100 Epicurus Quotes

Here are the Top 100 Epicurus quotes that will lead you to the path of happiness. As the founder of one of ancient philosophy’s greatest schools of thought, Epicurus focused on the philosophy of life—the art of living—in order to achieve happiness that man deserves.

In this collection, we feature the best quotes that will serve as everyday reminders for you to live your life the best way you can.

Let’s get started.

Best Epicurus Quotes

1. “The art of living well and the art of dying well are one.”

2. “He who has peace of mind disturbs neither himself nor another.”

3. “If the gods listened to the prayers of men, all humankind would quickly perish since they constantly pray for many evils to befall one another.”

4. “It is not so much our friends’ help that helps us, as the confident knowledge that they will help us.”

5. “I was not, I was, I am not, I care not.”

6. “You don’t develop courage by being happy in your relationships everyday. You develop it by surviving difficult times and challenging adversity.”

7. “It is folly for a man to pray to the gods for that which he has the power to obtain by himself.”

8. “The wealth required by nature is limited and is easy to procure; but the wealth required by vain ideals extends to infinity.”

9. “Never say that I have taken it, only that I have given it back.”

10. “Do not spoil what you have by desiring what you have not; remember that what you now have was once among the things you only hoped for.”

11. “He who is not satisfied with a little is satisfied with nothing.”

12. “Accustom yourself to the belief that death is of no concern to us, since all good and evil lie in sensation and sensation ends with death.”

13. “Is God willing to prevent evil, but not able? Then he is not omnipotent. Is he able, but not willing? Then he is malevolent. Is he both able and willing? Then whence cometh evil? Is he neither able nor willing? Then why call him God?”

14. “Of all the means to insure happiness throughout the whole life, by far the most important is the acquisition of friends.”

15. “Not what we have, but what we enjoy constitutes our abundance.”

16. “Death does not concern us, because as long as we exist, death is not here. And when it does come, we no longer exist.”

17. “I have never wished to cater to the crowd; for what I know they do not approve, and what they approve I do not know.”

18. “I am writing this not to many, but to you; certainly we are a great enough audience for each other.”

19. “The true belief that death is nothing to us makes a mortal life happy, not by adding to it an infinite time, but by taking away the desire for immortality.”

20. “There is no reason why the man who is thoroughly assured that there is nothing to fear in death should find anything to fear in life.”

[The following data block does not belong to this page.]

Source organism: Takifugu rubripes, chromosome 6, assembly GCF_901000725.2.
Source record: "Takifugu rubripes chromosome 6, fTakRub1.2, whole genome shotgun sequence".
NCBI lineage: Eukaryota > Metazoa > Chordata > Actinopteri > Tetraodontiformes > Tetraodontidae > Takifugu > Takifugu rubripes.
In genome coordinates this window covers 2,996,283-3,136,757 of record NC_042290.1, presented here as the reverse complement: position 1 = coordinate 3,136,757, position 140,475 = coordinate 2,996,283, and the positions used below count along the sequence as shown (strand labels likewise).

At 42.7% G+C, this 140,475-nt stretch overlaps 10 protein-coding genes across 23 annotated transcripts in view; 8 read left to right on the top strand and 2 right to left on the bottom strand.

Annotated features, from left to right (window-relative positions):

Epicurus Quotes on Finding Happiness and Friendship

21. “We must, therefore, pursue the things that make for happiness, seeing that when happiness is present, we have everything; but when it is absent, we do everything to possess it.”

22. “He who says either that the time for philosophy has not yet come or that it has passed, is like someone who says that the time for happiness has not yet come or that it has passed.”

23. “We must exercise ourselves in the things which bring happiness, since, if that be present, we have everything; and if that be absent, all our actions are directed toward attaining it.”

24. “If thou wilt make a man happy, add not unto his riches but take away from his desires.”

25. “If a person fights the clear evidence of his senses, he will never be able to share in genuine tranquillity.”

26. “With the Epicureans, it was never science for the sake of science, but always science for the sake of human happiness.”

27. “It is not possible for a man to banish all fear of the essential questions of life unless he understands the nature of the universe and unless he banishes all consideration that the fables told about the universe could be true. Therefore a man cannot enjoy full happiness, untroubled by turmoil, unless he acts to gain knowledge of the nature of things.”

28. “How unhappy are the lives of men! How purblind their hearts!”

29. “The cry of the flesh bids us escape from hunger, thirst, and cold; for he who is free of these and expects to remain so might live in happiness even with Zeus.”

30. “Unlike at the Academy or the Lyceum, women, some of them concubines and mistresses, as well as a few slaves, joined the conversation. Further, many of the students here had arrived without academic credentials in mathematics or music. Everyone in the Garden radiated earnestness and good cheer. The subject under discussion was happiness.”

31. “The noble man is chiefly concerned with wisdom and friendship; of these, the former is a mortal good, the latter an immortal one.”

32. “To eat and drink without a friend is to devour like the lion and the wolf.”

33. “All friendship is desirable in itself, though it starts from the need of help”

34. “I never desired to please the rabble. What pleased them, I did not learn; and what I knew was far removed from their understanding.”

35. “We should look for someone to eat and drink with before looking for something to eat and drink.”

36. “Of all the things which wisdom acquires to produce the blessedness of the complete life, for the greatest is the possession of friendship.”